POLITICS

David Cameron Accused Of 'Rigging The Voting System'

16/07/2015 15:10 BST | Updated 16/07/2015 16:59 BST
Rui Vieira/PA Wire
File photo dated 06/05/10 of a voter placing a ballot paper in a ballot box, as the Government's promised "tax lock" was a key Conservative pledge made in the closing stages of the general election campaign.

David Cameron has been accused of "rigging" the voting system in the Conservative Party's favour, after the government decided to ignore a recommendation that it delay a change in how people register to vote until the end of 2016.

The Electoral Commission today warned that ending the transition to individual voter registration a in December 2015 means there will now be some electors taken off the register who will not be able to vote in the important elections scheduled for May 2016 unless they register again.

Previously people registered to vote as part of a household. But under new rules, each individual must be registered separately.

Today, Cabinet Office minister John Penrose announced he would ignore the Electoral Commission's request and end the transition to Individual Electoral Registration (IER) in December 2015.

Penrose said to delay the end date until 2016 would pose an "unacceptable risk to the accuracy" of the electoral register.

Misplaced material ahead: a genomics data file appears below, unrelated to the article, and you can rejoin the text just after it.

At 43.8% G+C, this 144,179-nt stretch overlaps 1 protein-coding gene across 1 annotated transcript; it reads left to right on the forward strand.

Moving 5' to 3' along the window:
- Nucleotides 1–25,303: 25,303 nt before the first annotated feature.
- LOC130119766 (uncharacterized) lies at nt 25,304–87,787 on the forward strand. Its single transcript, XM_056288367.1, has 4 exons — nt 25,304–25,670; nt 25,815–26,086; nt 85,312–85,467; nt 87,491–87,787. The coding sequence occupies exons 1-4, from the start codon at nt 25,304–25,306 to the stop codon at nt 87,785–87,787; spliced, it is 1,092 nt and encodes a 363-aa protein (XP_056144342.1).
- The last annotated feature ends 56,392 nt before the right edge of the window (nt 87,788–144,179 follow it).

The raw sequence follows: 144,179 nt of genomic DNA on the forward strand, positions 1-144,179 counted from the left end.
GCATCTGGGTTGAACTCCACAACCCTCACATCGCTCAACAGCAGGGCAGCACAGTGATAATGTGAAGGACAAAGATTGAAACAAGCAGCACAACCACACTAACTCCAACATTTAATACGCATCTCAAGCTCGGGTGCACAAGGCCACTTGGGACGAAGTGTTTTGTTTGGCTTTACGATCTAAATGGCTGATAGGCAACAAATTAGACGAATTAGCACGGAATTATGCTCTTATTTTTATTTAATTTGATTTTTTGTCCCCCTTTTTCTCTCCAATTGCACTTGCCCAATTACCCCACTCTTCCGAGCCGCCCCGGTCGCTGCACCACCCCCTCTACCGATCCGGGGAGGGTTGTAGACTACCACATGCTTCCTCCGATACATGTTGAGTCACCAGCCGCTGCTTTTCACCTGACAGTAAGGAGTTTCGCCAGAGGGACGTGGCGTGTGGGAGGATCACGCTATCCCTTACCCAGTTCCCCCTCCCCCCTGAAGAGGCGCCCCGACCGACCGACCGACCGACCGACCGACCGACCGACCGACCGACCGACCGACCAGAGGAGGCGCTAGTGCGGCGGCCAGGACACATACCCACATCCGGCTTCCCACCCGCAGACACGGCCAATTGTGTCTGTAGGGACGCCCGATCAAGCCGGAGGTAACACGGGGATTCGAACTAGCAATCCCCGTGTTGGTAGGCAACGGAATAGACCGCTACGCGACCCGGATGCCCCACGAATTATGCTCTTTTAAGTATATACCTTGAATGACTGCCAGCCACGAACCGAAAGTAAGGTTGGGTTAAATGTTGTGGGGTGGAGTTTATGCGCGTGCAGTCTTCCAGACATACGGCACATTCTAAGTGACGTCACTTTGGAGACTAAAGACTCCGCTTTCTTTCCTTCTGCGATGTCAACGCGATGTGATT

"The government does not agree that we should be making a choice between completeness and accuracy, given the importance of both elements in delivering a fair democratic system which commands the confidence and respect of voters," he said.

Angela Eagle, Labour's shadow leader of the Commons and deputy leadership candidate, said the move was "pure partisan Tory self interest".

And shadow cabinet office minister Lucy Powell said it was "another blatant attempt by David Cameron to rig the system in favour of the Tories. 2 million voters could lose out ".

But the government has pointed out that 90% of voters will have automatically been transferred to the new system and that people who are yet to be placed on the individual register will have been contacted at least nine times to inform them.

Local councils will also be given £3m to advertise the switch from household registration to individual registration.

Jenny Watson, Chair of the Electoral Commission, said: "The implementation of the new registration system has gone well so far. But taking into account the data and evidence which is available to us at this point, and the scale and importance of the polls scheduled for next May, we still recommend that the end of transition should take place in December 2016 as set out in law."